American Lance Armstrong has pulled out of the Paris-Nice race with a sore throat.
The six-times winner of the Tour de France will return to his home at Girona in Spain for treatment, according to a statement on his Discovery team's website.
"I had finally adjusted to the jet lag of the trip but woke up this morning with a sore throat that seemed to get worse all day," Armstrong said on Wednesday. "I will return to Spain to rest up and be back on the bike in a couple of days."
Paris-Nice was the first major event on the agenda of the Texas rider after he decided to enter the Tour de France in July and chase for a seventh consecutive victory in the most gruelling cycle race of the world.
But even before he returned to France, the American made it clear that he did not expect anything from Paris-Nice apart from spending time on his bike in race conditions.
"This is my first race of the season and I'm not physically fit at the moment," he said. "I'm certainly a bit late in my preparations as I have spent more time than usual in the United States this winter."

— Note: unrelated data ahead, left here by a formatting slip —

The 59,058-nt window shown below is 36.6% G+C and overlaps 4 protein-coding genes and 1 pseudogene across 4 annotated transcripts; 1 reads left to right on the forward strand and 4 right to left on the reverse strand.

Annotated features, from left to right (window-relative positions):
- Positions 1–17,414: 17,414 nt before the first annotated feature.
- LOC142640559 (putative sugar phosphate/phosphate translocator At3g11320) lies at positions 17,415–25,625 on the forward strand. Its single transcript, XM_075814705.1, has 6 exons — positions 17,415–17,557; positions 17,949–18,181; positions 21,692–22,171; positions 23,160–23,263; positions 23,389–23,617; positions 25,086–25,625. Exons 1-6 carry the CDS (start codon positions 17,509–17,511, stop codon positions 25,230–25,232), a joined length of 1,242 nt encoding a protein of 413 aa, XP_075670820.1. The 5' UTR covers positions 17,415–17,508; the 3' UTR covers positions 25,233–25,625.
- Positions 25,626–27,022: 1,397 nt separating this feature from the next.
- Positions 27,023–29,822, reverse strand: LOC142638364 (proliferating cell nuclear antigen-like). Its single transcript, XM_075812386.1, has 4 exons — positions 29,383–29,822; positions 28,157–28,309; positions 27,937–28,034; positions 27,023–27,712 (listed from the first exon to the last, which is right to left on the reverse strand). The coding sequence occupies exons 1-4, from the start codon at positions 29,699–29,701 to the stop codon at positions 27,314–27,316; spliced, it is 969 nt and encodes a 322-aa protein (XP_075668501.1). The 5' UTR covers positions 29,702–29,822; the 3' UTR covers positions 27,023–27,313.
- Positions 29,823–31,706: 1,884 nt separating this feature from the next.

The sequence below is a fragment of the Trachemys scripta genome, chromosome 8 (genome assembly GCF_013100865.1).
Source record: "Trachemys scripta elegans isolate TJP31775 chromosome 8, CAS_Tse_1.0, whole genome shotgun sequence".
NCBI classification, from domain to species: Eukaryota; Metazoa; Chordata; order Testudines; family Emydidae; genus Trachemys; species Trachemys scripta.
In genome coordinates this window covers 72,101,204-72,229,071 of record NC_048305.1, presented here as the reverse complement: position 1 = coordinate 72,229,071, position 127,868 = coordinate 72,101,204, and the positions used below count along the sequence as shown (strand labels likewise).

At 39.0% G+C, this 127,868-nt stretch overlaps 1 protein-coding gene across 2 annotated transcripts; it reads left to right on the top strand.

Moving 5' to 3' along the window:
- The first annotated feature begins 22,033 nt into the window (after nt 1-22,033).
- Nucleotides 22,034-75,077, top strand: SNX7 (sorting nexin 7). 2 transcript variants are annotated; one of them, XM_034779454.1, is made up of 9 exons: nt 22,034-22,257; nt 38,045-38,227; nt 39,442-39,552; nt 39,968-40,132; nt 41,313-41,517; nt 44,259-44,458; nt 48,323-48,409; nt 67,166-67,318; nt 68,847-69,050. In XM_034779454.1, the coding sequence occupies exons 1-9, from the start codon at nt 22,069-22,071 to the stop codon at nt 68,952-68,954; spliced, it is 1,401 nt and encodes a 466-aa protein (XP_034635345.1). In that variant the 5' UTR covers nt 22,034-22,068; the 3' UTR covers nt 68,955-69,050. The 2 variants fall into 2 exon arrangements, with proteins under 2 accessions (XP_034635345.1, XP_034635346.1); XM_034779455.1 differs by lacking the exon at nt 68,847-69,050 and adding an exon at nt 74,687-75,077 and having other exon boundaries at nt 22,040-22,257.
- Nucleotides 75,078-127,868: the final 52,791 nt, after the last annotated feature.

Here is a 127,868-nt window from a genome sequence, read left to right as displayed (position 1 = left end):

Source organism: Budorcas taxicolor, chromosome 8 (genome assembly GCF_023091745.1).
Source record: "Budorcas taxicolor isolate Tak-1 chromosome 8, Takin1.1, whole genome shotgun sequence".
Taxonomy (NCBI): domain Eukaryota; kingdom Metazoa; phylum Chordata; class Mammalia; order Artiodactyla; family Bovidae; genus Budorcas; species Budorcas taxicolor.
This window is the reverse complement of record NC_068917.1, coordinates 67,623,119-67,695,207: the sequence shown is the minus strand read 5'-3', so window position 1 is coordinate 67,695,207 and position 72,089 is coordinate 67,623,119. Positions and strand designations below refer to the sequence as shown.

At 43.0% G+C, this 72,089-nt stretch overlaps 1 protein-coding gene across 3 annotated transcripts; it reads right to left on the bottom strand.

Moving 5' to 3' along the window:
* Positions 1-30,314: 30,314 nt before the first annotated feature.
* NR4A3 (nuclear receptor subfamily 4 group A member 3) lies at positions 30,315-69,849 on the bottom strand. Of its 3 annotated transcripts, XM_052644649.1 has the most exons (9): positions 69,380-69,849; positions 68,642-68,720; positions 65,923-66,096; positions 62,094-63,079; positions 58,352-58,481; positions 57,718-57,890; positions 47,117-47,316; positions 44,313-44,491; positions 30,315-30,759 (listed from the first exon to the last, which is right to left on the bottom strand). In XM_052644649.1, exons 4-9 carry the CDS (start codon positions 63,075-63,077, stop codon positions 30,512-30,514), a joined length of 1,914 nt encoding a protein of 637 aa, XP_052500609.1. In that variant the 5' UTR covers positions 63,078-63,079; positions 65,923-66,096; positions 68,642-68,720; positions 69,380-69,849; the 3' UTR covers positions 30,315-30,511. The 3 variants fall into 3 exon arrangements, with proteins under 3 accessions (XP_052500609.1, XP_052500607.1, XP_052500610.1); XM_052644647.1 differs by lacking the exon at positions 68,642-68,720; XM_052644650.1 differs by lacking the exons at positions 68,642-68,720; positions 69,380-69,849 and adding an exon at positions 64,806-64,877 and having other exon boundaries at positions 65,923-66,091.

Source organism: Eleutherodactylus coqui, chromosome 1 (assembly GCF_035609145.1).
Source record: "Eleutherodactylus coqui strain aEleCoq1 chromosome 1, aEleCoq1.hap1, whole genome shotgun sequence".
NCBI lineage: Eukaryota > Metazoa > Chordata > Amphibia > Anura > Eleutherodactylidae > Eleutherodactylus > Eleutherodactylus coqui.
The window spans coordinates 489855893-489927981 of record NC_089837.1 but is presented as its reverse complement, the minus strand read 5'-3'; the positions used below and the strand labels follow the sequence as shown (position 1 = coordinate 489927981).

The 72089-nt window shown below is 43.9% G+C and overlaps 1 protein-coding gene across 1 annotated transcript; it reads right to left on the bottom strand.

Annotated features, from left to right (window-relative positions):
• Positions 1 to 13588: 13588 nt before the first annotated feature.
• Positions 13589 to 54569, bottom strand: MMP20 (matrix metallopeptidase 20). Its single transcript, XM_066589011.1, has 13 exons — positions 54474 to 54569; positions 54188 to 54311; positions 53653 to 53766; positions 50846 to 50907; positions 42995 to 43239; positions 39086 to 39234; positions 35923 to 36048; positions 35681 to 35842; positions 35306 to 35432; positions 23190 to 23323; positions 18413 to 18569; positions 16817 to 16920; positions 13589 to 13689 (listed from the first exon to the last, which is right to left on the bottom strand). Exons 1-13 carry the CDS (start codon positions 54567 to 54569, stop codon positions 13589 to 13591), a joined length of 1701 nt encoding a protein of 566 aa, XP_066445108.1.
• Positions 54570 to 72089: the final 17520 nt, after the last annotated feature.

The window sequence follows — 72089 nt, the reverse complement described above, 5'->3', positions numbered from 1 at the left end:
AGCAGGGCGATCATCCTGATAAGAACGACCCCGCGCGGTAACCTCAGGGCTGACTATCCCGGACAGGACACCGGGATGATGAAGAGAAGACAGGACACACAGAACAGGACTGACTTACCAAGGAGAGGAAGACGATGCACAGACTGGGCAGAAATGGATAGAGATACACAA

Armstrong finished at a disappointing 140th place in the Sunday's prologue, an individual time-trial of 4.5 kilometres in the Paris suburbs.
The Discovery team leader then lost more ground on leaders when he was trapped in a collective fall in the first stage near Chabris on Monday.
He then finished twice with the bunch but he seemed to suffer from the bad weather as the second and the third stages, shortened because of the snow, were raced in sub-zero temperatures.
When he pulled out, Armstrong was 62nd overall, one minute 35 seconds behind race leader Tom Boonen of Belgium.
His withdrawal means that Armstrong will now have to reshuffle his schedule and bring in some changes in his preparations for the Tour de France.
He is considering taking part into the Setmana Catalana next week before returning to the United States for the Tour of Georgia.
Armstrong had said that he wanted to focus on spring's one-day races and he could race in the Tour of Flanders on April 3 before entering either the Dauphine Libere or the Tour of Switzerland.